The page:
From the Asbury Park Press:
When will the New Jersey Legislature learn the simple lesson that every family and wage-earner in this state already knows — that you can’t spend money you don’t have. I’ve yet to see any elected official apply the same common sense to spending money that most working men and women do as a matter of survival.
When politicians want to spend more money, they increase tax rates or borrow money. Taxpayers can’t. Our incomes are dictated to us by the companies that employ us. Sometimes that means going years without a raise, while the cost of everything else increases.
About 25 years ago, New Jersey imposed a 4 percent cap on municipal and county spending increases to control property taxes. But it allowed municipalities to exceed the limits under certain circumstances.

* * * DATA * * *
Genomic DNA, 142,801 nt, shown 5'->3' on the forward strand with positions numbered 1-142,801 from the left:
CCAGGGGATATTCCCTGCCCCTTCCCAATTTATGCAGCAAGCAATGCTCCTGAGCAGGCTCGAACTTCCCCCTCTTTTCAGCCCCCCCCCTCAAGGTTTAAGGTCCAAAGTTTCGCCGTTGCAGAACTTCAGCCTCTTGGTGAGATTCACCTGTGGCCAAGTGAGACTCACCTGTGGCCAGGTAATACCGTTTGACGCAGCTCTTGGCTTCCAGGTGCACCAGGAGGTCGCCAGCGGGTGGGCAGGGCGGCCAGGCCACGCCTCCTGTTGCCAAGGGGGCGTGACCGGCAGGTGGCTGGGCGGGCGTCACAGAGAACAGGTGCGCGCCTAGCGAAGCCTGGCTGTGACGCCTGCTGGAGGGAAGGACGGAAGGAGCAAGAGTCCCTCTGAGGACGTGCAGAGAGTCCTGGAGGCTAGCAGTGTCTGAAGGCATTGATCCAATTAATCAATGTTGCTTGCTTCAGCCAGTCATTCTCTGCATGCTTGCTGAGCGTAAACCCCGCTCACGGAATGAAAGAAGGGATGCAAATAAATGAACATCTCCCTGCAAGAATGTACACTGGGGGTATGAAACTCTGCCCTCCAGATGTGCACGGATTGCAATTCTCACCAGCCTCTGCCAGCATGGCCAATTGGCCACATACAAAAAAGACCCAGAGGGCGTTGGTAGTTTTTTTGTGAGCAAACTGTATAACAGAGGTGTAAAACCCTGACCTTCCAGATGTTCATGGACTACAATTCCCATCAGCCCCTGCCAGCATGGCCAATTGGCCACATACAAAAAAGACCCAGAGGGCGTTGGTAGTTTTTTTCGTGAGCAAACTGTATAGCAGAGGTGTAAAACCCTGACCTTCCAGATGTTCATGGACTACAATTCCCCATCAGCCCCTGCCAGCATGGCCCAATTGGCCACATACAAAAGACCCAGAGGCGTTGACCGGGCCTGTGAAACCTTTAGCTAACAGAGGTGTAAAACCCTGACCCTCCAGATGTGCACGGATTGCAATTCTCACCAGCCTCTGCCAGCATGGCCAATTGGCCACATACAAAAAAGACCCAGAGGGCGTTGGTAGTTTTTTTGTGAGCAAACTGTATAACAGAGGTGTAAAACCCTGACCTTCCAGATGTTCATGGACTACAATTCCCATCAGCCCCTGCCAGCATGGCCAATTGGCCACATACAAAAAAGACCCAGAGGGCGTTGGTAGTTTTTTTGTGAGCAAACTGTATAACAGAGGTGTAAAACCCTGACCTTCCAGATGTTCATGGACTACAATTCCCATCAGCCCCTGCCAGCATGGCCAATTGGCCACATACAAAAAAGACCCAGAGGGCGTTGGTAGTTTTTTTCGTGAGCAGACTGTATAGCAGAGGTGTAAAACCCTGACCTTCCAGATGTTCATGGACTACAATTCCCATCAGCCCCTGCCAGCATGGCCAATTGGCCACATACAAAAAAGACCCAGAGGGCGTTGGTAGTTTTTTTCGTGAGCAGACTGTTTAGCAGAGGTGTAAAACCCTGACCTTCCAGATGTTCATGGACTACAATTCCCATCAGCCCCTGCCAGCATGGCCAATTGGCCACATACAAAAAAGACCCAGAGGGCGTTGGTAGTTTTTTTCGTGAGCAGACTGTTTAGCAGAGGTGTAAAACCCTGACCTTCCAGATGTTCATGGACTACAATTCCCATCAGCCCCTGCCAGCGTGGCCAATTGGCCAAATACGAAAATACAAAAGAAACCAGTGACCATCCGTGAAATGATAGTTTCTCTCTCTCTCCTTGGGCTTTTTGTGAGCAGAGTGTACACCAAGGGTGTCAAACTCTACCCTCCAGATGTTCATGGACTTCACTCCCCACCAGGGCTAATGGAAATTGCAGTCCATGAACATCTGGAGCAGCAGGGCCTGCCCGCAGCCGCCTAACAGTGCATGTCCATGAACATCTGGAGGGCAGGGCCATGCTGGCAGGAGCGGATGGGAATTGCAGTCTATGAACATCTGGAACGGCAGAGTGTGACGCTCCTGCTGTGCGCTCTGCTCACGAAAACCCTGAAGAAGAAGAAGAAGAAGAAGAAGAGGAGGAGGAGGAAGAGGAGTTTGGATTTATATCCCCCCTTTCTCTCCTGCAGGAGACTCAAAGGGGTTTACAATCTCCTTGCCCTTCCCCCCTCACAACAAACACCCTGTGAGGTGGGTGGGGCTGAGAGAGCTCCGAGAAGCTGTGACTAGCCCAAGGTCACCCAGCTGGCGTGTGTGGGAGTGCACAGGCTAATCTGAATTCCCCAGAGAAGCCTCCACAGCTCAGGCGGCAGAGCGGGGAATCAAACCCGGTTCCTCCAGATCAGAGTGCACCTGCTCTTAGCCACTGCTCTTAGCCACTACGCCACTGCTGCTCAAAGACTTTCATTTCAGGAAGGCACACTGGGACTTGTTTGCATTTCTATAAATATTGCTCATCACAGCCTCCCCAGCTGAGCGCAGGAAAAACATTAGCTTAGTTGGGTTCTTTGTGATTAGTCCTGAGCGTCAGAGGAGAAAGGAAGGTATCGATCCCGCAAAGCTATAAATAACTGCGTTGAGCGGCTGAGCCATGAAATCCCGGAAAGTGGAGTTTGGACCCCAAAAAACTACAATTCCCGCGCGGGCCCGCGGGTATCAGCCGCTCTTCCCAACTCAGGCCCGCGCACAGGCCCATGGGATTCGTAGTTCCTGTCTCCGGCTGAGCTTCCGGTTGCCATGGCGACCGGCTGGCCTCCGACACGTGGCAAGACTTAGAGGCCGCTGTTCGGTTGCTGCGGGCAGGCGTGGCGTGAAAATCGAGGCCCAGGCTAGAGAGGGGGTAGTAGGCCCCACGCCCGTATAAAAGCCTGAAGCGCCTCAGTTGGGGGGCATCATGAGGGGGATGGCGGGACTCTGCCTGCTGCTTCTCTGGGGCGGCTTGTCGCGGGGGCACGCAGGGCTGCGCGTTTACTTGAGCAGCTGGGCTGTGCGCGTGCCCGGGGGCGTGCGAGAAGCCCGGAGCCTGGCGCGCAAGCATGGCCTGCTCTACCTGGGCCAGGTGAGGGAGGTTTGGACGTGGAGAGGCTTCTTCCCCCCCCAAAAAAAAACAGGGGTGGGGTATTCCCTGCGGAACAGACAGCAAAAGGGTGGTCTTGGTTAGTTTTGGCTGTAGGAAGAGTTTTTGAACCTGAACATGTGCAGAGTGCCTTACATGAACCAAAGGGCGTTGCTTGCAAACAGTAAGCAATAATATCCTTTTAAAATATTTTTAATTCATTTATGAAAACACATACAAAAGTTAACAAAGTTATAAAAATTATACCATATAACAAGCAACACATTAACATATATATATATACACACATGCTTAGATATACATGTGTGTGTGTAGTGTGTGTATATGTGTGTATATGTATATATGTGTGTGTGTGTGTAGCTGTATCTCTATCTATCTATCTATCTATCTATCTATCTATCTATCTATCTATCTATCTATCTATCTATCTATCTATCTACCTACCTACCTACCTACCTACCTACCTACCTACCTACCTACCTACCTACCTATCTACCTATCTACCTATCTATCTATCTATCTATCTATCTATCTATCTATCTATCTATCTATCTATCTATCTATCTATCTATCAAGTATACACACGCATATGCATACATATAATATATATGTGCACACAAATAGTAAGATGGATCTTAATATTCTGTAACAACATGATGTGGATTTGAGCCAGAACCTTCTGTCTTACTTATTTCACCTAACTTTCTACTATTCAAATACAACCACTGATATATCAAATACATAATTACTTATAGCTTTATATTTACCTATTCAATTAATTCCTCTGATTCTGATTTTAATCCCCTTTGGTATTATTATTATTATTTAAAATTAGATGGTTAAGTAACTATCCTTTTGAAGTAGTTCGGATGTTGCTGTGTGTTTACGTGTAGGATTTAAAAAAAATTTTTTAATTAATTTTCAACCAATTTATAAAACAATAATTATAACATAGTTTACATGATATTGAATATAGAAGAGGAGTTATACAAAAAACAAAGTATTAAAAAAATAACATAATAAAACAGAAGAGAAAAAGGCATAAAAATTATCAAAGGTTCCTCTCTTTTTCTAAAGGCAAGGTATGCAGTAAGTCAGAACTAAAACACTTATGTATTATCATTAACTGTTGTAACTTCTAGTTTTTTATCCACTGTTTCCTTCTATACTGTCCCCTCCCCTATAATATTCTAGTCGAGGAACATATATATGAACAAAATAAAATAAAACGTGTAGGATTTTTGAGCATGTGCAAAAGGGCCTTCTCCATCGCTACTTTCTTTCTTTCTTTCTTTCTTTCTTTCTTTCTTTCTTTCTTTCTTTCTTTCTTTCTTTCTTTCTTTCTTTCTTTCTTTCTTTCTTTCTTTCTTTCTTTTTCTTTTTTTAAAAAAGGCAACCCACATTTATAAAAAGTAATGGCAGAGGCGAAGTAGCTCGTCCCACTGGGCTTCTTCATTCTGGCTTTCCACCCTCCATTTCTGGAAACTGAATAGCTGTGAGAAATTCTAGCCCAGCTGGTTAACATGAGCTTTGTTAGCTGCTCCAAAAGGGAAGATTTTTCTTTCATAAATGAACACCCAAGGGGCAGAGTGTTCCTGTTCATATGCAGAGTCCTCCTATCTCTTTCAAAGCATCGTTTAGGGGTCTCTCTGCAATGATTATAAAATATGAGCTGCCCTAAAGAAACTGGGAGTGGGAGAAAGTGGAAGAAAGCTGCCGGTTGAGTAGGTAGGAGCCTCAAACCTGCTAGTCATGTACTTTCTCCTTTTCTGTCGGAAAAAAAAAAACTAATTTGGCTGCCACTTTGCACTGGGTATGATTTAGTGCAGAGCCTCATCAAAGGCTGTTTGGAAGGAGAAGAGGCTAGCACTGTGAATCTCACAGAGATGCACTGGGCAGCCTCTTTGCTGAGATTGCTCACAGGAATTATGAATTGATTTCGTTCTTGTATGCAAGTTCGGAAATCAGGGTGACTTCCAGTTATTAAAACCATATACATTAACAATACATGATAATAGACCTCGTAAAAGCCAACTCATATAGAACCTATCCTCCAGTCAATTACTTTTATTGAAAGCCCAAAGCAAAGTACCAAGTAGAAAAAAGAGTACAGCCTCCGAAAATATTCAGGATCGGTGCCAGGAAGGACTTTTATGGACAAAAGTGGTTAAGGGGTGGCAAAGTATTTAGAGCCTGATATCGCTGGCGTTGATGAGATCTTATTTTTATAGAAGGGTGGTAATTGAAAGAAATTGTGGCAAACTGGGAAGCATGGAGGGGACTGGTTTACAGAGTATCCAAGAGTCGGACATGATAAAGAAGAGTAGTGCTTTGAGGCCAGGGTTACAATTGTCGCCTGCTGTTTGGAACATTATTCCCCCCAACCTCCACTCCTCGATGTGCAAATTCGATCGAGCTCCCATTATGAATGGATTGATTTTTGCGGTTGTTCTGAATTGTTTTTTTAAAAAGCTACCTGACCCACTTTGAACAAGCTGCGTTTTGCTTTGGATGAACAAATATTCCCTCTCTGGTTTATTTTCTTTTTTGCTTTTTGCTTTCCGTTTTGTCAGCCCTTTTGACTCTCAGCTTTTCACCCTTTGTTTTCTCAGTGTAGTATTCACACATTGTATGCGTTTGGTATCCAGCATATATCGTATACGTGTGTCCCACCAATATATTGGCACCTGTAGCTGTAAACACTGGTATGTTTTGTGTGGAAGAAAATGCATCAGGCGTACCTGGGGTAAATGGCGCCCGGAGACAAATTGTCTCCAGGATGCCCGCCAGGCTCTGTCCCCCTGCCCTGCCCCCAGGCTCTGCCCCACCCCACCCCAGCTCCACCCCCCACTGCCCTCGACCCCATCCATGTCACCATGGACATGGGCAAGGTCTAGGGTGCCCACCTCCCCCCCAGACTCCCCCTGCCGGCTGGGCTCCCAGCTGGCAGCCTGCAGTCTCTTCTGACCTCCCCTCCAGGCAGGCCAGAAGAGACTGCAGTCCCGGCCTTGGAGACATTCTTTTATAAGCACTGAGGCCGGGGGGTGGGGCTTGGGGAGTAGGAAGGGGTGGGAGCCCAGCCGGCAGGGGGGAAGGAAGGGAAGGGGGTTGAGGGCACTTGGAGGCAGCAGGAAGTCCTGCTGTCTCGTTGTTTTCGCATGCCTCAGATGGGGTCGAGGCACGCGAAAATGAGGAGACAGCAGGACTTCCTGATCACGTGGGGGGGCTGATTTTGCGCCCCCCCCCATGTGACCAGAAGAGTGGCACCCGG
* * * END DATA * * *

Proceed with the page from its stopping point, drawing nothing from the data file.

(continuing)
Today, the Legislature is proposing the same solution, along with adjustments to individual tax bills based upon ability to pay. Is this really a step forward in property tax reform? No, there are still loopholes. The Legislature failed to restrict the amount of money governments can borrow in a single budget year. The more money a municipality borrows to fund current projects, the more taxes it needs to collect later. The legislation failed to require governments to pay back at least 25 percent of its debts in its current budget before it could borrow money again.
The legislation failed to impose a cap on the annual increase in property tax rates. Capping annual spending increases without capping rate increases provides no direct relief to the majority of property taxpayers, who would receive no adjustment under the current legislation.
The legislation exempted selected items in municipal and county budgets from the cap. You can’t get property taxes under control unless you put limits on all spending.